On July 21st the BBC News website’s Middle East page included a report titled « Yasser Arafat: French prosecutor seeks end to murder inquiry« . The article’s opening lines reasonably sum up the story as follows:
« A French prosecutor has said there is no case to answer regarding the death of Palestinian leader Yasser Arafat.
A murder inquiry was ordered by a court in Nanterre in August 2012 after his widow Suha alleged he was poisoned with polonium-210, a radioactive element.
On Tuesday, the local prosecutor concluded the case should be dismissed. »
Later on readers are told that:
« His [Arafat’s] widow objected to a post-mortem examination at the time, but agreed to allow French, Russian and Swiss experts to take samples from his remains after traces of polonium-210 were found on his personal effects in July 2012 as part of an investigation by the Qatar-based al-Jazeera network.[…]
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Le nouveau Président nigérian jure d’éliminer Boko Haram en dépit des récents attentats actuels. Bon courage car ça ne se fera pas du jour au lendemain.
In the wake of multiple suicide blasts that killed dozens as they ripped through northern Nigeria late last week, the country’s new president has reaffirmed his commitment to fight against the deadly insurgent group Boko Haram.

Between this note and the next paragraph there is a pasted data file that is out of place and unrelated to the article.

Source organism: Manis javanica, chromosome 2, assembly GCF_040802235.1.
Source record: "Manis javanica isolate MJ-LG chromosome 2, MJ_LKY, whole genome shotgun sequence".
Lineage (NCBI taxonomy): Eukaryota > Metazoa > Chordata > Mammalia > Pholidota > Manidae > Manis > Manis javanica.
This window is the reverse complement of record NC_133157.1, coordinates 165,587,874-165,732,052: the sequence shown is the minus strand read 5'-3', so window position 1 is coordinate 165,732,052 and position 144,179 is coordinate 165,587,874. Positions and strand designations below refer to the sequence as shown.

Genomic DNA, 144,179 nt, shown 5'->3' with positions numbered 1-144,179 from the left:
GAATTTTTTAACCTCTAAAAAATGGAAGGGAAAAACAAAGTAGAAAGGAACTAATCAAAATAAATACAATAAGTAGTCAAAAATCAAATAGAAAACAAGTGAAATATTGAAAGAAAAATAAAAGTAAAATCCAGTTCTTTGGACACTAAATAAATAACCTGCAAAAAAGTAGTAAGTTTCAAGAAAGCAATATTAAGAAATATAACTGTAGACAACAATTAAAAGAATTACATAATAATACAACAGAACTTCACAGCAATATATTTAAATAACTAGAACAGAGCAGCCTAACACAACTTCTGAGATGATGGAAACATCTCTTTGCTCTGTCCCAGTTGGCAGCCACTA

In the city of Demature on Friday, nine worshippers were killed after a suicide bomb was detonated inside a mosque as residents were celebrating Eid, which marks the end of the Islamic high holiday of Ramadan. In an increasingly disturbing trend, one of the two female suicide bombers is believed to have been a young girl – this time only 10 years old.
A marketplace was also bombed on Thursday in the city of Gombe, killing 43 shoppers who were preparing for the start of Eid festivities. Though the group hasn’t claimed responsibility, the bombings have been widely attributed to Boko Haram, which has publicly declared its intention to establish an Islamic caliphate in…
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